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PDQ 36 Capsize

Posted: Fri Sep 20, 2019 6:00 pm
by thinwater
I'm assuming most of you saw this thread: ... ost2980865 It starts stupid, but post 50 gives good information.

The take away is to drop all sail when you see black clouds. Trying to sail through squalls is just a fools game based on too many romantic articles about sailing around mild tropical squalls. Anyone who has sailed with me knows I drive boats aggressively. I've sailed my PDQ 32/34 with a hull out of the water just for fun, but that was in a steady 20-knot breeze. They will also tell you I drop canvass all in a heart beat when I see a storm that I believe may contain strong down drafts. I've had bad experiences. Is it even worth the risk of damage, say, splitting a sail, for example? Why rush around after the wind hits? Instead, take it all down, motor for a while, and enjoy the storm from the comfort of the cockpit. Much better.

Re: PDQ 36 Capsize

Posted: Tue Sep 24, 2019 9:07 pm
by chicagocat
Wow. That's quite a story. The microbursts here on the Great Lakes are no joke. I once owned a Nacra 20 foot that was kept chained on a beach in Chicago when not sailed. A microburst lifted that boat off the beach (with no sails on it at all, the trampoline acted as a sail), and threw the boat 100 yards down the beach and destroyed it. It seems likely that this accident may have been unavoidable.

That said, your unfounded statements about the keels being too far forward on the 36 because of design error (for hauling convenience of all things) are frankly defamatory and ridiculous. When Simon Slater's son called you out on those statements, you essentially admitted you know nothing about the 36. If I were him I would have been a hell of a lot harder on you.

Re: PDQ 36 Capsize

Posted: Tue Oct 01, 2019 3:20 pm
by thinwater
Take it easy. First, in my very next post I said that I did not have much PDQ 36 experience and that I accepted that he said about the PDQ 36 in its entirety. I did not question any statement he made. So that issue is done. I'm not looking for a fight.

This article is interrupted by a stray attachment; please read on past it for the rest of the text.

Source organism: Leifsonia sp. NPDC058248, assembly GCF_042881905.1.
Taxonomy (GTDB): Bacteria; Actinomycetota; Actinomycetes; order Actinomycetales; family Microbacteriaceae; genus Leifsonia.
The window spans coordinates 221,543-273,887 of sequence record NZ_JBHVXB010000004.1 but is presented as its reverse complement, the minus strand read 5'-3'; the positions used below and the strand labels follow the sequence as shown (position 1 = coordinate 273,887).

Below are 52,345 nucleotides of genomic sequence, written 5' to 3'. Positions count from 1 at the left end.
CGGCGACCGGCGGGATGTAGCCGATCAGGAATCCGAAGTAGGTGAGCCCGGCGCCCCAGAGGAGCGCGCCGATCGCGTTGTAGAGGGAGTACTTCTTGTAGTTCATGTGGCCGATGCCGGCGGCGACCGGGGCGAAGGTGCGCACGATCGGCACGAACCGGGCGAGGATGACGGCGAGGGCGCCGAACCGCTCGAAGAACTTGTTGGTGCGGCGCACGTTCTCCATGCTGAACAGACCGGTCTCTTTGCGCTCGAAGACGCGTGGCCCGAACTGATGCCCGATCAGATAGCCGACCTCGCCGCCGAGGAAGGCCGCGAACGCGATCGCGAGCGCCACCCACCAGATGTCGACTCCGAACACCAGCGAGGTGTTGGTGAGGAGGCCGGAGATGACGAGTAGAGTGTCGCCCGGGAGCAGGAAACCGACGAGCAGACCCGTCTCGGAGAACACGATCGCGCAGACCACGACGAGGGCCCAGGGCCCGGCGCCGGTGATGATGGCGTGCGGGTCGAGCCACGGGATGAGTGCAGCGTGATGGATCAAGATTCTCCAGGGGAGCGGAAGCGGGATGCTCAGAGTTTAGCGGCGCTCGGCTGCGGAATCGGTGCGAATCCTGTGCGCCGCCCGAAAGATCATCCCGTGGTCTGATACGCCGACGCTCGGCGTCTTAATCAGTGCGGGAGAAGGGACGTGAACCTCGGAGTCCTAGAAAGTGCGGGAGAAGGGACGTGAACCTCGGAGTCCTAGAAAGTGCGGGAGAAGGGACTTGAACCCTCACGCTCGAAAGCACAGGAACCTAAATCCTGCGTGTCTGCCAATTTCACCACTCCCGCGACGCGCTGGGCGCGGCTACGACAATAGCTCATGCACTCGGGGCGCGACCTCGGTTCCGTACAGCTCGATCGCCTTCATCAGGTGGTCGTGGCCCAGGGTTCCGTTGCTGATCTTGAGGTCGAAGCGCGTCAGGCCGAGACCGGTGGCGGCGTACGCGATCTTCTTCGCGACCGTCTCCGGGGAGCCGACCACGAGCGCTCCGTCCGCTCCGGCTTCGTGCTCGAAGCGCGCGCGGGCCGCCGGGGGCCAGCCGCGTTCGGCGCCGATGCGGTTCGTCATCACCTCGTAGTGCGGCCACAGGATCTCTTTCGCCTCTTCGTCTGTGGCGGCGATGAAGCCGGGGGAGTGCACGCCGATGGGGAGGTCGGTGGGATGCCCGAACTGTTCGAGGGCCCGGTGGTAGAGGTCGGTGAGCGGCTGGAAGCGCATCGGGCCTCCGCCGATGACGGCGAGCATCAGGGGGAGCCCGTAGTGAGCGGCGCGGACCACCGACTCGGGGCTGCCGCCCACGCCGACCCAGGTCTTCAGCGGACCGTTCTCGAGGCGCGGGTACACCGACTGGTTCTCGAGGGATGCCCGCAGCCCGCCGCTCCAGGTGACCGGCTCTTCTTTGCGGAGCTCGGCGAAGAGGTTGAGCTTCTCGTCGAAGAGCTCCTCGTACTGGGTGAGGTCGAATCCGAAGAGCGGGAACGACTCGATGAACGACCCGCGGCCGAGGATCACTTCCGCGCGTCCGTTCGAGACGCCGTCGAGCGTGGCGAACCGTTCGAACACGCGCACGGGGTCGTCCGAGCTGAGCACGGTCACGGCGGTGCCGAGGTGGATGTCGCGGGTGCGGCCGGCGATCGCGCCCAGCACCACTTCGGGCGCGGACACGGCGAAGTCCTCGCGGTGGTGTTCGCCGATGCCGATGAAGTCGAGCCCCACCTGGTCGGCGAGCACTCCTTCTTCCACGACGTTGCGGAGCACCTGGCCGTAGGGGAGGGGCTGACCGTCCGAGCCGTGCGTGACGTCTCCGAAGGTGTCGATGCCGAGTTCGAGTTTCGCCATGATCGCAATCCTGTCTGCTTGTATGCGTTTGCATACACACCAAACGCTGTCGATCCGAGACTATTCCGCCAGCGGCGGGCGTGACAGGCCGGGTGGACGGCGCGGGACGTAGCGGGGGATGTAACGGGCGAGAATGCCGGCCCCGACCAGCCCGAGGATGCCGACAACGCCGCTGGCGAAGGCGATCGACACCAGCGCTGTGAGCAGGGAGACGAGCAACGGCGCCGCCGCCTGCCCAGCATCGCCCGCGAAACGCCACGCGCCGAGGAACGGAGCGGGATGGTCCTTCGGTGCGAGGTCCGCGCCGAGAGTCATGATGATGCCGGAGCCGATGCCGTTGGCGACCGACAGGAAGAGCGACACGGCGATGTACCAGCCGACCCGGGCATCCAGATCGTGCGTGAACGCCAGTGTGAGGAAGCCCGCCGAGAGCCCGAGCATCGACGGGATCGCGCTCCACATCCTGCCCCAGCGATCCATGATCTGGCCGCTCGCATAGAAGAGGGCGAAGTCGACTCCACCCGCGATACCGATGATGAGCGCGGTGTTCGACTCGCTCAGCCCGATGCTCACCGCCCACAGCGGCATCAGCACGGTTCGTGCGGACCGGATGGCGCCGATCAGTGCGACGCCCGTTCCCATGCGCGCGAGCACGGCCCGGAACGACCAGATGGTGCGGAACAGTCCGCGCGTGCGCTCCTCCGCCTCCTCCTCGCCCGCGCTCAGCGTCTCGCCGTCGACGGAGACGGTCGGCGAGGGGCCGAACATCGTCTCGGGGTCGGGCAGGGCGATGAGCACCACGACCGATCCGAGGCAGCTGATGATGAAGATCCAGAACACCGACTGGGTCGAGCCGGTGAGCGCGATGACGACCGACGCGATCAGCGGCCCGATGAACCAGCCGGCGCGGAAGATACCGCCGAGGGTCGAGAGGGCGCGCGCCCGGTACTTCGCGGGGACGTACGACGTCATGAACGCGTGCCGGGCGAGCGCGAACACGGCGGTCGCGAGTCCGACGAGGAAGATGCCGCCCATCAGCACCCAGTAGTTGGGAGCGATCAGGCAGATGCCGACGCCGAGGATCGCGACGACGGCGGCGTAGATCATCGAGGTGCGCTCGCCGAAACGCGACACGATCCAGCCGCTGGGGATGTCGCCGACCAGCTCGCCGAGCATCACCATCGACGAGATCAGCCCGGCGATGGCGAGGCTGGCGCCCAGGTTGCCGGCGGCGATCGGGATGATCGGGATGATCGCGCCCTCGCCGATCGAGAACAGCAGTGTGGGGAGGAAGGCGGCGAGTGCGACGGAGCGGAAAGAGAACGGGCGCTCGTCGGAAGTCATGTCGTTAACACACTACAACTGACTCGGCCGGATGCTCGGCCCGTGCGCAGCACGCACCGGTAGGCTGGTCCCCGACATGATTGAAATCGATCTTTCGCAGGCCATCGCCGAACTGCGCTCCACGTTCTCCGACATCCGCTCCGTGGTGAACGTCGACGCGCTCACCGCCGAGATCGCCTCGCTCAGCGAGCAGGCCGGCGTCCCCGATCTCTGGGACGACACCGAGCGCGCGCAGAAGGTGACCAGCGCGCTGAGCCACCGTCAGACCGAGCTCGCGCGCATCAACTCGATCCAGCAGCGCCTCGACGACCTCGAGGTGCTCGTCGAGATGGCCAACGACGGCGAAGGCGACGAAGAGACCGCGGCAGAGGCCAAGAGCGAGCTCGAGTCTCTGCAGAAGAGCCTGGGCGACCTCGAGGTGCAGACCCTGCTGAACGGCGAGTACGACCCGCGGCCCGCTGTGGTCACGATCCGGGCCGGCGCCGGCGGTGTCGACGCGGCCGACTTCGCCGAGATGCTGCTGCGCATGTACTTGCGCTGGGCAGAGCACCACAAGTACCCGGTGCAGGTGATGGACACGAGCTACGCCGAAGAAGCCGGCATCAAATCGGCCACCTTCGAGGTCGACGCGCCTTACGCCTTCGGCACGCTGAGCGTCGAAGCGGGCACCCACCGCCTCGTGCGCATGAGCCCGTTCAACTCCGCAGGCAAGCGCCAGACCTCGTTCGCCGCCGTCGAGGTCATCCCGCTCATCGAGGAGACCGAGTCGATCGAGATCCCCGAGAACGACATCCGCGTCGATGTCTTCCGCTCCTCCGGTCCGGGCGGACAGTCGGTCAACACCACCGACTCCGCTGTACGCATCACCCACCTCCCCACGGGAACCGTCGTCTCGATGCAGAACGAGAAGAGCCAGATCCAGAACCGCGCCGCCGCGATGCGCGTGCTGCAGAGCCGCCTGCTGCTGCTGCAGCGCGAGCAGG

As for the PDQ 32, I sailed one for a long time and I stand by what I said, with the obvious provision that it is opinion (since there is no definition of proper balance). I'm assuming you are not very familiar with the 32, and he didn't correct me on what I said about the 32. In my experience, the balance of the PDQ 32 can be improved by extending the keels aft and using a genoa instead of the self-tacking jib. These are both things I tried, so I do not feel I am guessing. As for the reason the keels were placed where they are, that was only something I heard, and evidently it was without basis in fact. It doesn't matter anyway.

I also feel the rudders are somewhat undersized, probably on both boats. But this is pure opinion and no one needs to agree with me. I like deeper rudders.

Re: PDQ 36 Capsize

Posted: Tue Oct 01, 2019 7:32 pm
by martincreek150
And then there is the story of the PDQ 32 that capsized of the California coast in July, 2010?

Re: PDQ 36 Capsize

Posted: Wed Oct 02, 2019 7:00 am
by SecondWind
The 32 capsize in California was a case of extreme stupidity. After being advised of severe weather by myself and several others the crew chose to enter the Pacific in gale conditions putting themselves and their boat at extreme risk. If the brother of the “captain” hadn’t rented a Epirb none of them would be alive today.